The cancer engulfed one of her lungs and she had to have it removed.  It took a couple of years for it to hit her second lung.  It was soon after the second diagnosis that she succumbed to the disease.  It’s almost as if she just gave up, I remember how she didn’t fight.

I very vividly remember the day I got the news of her death.  I had just exited the shower and was standing in the bathroom with a towel around myself when the phone rang.  My father called from the hospital to say she had passed away.  I remember sinking to the floor upon hearing the news and sobbing.  I had never lost anyone before and I didn’t know what to do or how to handle it.  I was absolutely terrified of attending the services.  I remember feeling so vulnerable and helpless.

My aunt, who is only 11 years older than me, was engaged to be married.  My grandmother used to joke that they would have to push her in a wheelchair down the aisle because my aunt and her fiancée were waiting so long to marry.  After all, she was the last out of 7 children to receive the sacrament.  Ironically, they were wed one week after grandma’s burial.  As sad as we were, the wedding went on because that’s what she would have wanted.  Her presence was very much felt that day.

I think of my grandmother quite often.  I pray to her.  Sometimes I see her in my daughter.  Sometimes I feel like she is my daughter’s guardian angel.  Just a hunch.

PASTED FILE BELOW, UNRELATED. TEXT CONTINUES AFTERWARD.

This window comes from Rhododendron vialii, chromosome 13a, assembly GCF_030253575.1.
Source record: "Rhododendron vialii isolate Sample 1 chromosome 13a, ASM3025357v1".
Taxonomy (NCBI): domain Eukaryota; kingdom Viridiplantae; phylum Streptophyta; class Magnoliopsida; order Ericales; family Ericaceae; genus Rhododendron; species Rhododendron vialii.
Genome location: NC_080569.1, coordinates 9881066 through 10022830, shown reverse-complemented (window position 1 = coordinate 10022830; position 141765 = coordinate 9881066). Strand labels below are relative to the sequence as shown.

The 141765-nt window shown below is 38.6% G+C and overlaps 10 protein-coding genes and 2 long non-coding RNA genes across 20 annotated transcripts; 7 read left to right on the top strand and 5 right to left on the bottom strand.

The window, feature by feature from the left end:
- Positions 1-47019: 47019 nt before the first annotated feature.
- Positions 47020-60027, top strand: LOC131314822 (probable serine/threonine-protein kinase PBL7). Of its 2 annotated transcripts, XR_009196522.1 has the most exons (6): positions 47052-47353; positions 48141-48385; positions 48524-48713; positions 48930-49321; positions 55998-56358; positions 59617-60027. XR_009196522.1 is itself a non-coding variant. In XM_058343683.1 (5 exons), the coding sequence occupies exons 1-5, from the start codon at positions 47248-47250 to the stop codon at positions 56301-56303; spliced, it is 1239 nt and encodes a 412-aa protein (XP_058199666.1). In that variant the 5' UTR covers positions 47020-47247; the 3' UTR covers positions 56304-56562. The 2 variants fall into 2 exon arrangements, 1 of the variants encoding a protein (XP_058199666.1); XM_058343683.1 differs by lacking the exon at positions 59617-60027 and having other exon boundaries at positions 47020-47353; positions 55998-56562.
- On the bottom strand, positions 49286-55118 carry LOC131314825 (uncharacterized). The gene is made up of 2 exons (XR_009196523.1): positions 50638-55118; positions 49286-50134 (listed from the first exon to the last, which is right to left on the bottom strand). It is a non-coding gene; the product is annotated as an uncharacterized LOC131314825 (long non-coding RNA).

As Recording My Youth comes to a close, I reflect on my childhood and what memories have come forth.

For years, when I thought back to my childhood, I always thought everyone grew up like me.  I thought everyone’s dad was in the Army and moved all over.  I thought everyone went garbage picking.  I thought everyone had a nutty mom.

We struggled financially, but my parents always managed to keep a clean and sturdy roof over our heads, food on the table and clothes on our backs.  My brothers and I never thought for a second that my parents didn’t have much money.  We were supplied a wonderful upbringing with great memories to last a lifetime.

I tell my daughter all the time how different my upbringing was from hers.  She thinks I had a sad childhood when I recount my stories to her, but she couldn’t be more wrong.  It was wonderful, every bit of it.  I’m so happy to have had this opportunity.  Thank you, Janna!